The IPKat has received the following from Susy Scardocchia, a legal assistant with the First Board of Appeal, OHIM:
"I was reading The Guardian and came across this article about the Marlon Brando estate allegedly having filed an application to protect Marlon Brando's "name and image" as a trade mark before the USPTO. I checked on the USPTO website and there was the application, under No. 78462068, filed on 4 August 2004. It is a mere word mark, covering the words MARLON BRANDO.Ms Scardocchia has touched on a sensitive issue on which US and EU attitudes may be more than a little divided. Tennessee, for example, prohibits unauthorised invididuals from getting up on stage and impersonating Elvis Presley. The IPKat invites your comments, please.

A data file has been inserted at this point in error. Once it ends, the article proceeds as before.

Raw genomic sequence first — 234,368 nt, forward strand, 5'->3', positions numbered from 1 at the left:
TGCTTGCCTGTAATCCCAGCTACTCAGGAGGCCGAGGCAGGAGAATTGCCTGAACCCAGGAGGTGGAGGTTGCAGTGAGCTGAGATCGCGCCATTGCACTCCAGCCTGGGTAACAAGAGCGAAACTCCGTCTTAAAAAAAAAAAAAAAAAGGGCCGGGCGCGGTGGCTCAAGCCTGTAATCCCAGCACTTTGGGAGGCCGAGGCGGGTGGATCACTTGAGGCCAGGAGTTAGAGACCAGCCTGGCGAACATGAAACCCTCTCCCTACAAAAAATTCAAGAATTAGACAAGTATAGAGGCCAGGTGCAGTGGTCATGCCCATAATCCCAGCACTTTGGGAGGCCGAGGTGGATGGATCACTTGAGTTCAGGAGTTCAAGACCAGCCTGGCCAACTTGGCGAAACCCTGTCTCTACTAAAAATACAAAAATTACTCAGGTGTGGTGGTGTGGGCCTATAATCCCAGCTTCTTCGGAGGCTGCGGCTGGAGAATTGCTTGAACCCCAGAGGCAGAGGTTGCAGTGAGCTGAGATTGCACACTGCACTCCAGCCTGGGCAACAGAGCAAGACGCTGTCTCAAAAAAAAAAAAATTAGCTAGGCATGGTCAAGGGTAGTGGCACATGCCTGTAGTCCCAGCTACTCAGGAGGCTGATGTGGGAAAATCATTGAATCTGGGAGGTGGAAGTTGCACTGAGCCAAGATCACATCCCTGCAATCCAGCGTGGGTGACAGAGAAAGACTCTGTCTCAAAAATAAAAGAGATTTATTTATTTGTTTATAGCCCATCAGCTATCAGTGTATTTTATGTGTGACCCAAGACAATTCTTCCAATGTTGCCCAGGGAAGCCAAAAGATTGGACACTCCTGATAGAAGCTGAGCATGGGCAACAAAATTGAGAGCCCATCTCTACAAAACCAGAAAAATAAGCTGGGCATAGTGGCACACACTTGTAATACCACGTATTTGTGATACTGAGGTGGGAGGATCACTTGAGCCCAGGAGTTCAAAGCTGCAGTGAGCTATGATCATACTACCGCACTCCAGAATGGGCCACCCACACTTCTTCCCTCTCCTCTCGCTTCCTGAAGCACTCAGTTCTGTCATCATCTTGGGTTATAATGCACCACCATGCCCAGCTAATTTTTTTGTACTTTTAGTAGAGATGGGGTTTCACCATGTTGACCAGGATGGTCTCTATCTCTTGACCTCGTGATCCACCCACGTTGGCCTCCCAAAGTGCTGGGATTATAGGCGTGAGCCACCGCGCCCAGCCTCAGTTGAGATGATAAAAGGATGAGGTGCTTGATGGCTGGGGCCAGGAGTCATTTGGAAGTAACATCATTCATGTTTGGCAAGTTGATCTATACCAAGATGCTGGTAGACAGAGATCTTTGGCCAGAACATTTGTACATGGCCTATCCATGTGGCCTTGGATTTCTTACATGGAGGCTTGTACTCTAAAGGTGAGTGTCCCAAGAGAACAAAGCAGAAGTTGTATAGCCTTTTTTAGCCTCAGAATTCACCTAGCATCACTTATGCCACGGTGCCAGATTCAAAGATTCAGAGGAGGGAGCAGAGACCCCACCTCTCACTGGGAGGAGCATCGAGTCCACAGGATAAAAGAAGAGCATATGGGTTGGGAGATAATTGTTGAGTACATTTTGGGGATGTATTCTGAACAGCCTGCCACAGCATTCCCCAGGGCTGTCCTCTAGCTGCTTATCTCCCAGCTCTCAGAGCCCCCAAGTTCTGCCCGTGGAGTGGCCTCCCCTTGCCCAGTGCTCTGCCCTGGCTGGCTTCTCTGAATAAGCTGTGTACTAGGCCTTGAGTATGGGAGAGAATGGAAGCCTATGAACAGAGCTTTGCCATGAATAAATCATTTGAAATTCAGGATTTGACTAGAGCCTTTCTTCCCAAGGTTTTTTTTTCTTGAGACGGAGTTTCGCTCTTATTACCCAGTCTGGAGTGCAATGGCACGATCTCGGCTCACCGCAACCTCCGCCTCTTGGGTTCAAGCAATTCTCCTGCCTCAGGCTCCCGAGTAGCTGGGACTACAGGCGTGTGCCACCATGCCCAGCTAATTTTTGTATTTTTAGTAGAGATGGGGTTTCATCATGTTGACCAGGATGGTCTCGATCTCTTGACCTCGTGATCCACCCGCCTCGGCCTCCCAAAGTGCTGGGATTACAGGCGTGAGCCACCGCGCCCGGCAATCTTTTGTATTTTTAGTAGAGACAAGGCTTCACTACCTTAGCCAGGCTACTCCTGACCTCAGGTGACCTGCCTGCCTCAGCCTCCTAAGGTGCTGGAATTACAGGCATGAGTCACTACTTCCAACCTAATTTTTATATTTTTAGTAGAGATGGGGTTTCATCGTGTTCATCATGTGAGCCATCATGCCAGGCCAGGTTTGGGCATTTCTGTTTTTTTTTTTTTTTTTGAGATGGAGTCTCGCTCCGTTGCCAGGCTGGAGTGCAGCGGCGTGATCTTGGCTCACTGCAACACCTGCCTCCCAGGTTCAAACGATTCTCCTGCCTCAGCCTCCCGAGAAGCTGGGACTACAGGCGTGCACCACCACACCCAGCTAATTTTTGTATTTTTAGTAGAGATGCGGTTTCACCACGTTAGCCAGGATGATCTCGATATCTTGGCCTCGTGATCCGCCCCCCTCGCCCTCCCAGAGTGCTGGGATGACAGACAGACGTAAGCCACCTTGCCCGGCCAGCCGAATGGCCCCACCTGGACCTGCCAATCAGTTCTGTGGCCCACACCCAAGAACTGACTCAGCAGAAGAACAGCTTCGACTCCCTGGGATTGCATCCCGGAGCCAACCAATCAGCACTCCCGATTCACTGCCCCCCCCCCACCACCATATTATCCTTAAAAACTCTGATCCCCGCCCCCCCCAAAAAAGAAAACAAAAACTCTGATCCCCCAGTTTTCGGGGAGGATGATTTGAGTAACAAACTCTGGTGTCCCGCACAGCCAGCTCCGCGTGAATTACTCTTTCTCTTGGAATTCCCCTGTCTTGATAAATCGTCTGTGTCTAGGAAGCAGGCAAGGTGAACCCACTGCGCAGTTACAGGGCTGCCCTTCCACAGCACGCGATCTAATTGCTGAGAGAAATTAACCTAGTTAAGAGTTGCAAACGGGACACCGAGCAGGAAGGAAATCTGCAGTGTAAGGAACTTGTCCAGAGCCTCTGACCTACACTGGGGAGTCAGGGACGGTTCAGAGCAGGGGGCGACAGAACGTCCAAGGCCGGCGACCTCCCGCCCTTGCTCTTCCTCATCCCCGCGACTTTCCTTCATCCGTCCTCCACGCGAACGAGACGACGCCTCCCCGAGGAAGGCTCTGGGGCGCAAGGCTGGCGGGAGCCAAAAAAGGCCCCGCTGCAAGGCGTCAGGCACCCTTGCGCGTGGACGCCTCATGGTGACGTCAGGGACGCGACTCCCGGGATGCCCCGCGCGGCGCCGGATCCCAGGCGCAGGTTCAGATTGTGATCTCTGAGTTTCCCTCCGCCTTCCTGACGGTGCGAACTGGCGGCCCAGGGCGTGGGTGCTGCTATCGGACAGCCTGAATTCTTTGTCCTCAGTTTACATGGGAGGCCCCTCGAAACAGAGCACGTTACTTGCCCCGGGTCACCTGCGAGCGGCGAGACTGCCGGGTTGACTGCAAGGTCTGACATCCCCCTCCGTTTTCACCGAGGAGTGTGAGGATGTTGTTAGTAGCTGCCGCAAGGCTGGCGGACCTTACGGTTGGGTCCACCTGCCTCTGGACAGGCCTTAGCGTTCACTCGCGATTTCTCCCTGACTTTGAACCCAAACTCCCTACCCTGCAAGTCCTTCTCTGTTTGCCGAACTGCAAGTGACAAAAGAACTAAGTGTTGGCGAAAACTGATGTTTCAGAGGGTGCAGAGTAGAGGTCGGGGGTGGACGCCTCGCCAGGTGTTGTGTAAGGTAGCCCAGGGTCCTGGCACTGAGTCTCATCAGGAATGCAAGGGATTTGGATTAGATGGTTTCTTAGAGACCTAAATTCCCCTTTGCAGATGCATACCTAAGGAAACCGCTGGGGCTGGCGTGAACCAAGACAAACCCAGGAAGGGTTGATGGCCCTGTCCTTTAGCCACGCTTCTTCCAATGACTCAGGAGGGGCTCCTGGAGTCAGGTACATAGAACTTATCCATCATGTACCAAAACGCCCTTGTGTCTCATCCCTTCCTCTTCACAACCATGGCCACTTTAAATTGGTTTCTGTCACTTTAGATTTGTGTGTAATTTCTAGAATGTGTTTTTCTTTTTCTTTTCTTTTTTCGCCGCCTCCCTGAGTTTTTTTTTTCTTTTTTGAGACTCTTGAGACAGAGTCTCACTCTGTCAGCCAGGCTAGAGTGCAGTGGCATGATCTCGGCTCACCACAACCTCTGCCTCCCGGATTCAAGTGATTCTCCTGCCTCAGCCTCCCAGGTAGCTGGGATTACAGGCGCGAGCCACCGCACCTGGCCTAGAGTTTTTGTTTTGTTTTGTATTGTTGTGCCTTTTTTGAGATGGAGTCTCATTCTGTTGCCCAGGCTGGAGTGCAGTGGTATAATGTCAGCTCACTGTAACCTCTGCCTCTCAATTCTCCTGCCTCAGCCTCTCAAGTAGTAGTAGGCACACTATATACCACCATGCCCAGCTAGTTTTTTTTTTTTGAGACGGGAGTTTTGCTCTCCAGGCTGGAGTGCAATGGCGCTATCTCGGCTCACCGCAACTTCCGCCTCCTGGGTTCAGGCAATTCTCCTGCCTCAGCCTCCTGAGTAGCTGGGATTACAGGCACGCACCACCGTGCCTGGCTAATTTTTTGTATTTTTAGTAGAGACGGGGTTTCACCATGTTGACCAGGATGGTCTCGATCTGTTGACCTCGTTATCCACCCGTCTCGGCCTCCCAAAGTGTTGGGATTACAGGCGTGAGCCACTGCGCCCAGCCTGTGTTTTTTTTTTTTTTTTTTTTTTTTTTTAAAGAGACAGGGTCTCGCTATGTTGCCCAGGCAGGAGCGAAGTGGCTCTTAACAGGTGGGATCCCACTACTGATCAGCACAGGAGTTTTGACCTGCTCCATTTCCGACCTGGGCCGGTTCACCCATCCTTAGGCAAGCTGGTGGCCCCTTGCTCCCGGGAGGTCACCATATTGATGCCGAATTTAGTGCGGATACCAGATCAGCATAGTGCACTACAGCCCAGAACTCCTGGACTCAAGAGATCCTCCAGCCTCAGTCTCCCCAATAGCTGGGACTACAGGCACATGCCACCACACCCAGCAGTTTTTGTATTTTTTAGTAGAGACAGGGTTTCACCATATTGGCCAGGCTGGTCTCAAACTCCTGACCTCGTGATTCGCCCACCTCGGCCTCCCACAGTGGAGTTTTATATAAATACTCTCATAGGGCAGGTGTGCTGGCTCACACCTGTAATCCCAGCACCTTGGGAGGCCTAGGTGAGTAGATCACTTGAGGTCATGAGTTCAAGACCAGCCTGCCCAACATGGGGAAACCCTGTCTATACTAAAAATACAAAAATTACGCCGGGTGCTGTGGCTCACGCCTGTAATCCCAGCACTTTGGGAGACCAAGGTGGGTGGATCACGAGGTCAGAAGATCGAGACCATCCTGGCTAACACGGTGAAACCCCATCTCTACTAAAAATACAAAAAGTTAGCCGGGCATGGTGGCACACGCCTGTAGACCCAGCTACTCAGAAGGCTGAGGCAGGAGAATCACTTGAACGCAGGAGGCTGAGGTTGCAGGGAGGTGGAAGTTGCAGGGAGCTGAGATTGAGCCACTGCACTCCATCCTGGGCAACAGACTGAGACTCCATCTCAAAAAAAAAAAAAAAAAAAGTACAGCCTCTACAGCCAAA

The article, on the other hand, seems to imply that not only was the actor's name filed as a trade mark, but that his "image" and/or "likeness" are now protected as well. This is deceptive journalism. I think the public should be entitled to know that whoever wants to dress up like M.B., or copy M.B.'s style, is still free to do so, and will always be able to do so, because an "image" or a "style" are not capable of operating as trade marks and therefore cannot be registered as such".
More on protection of personality here and here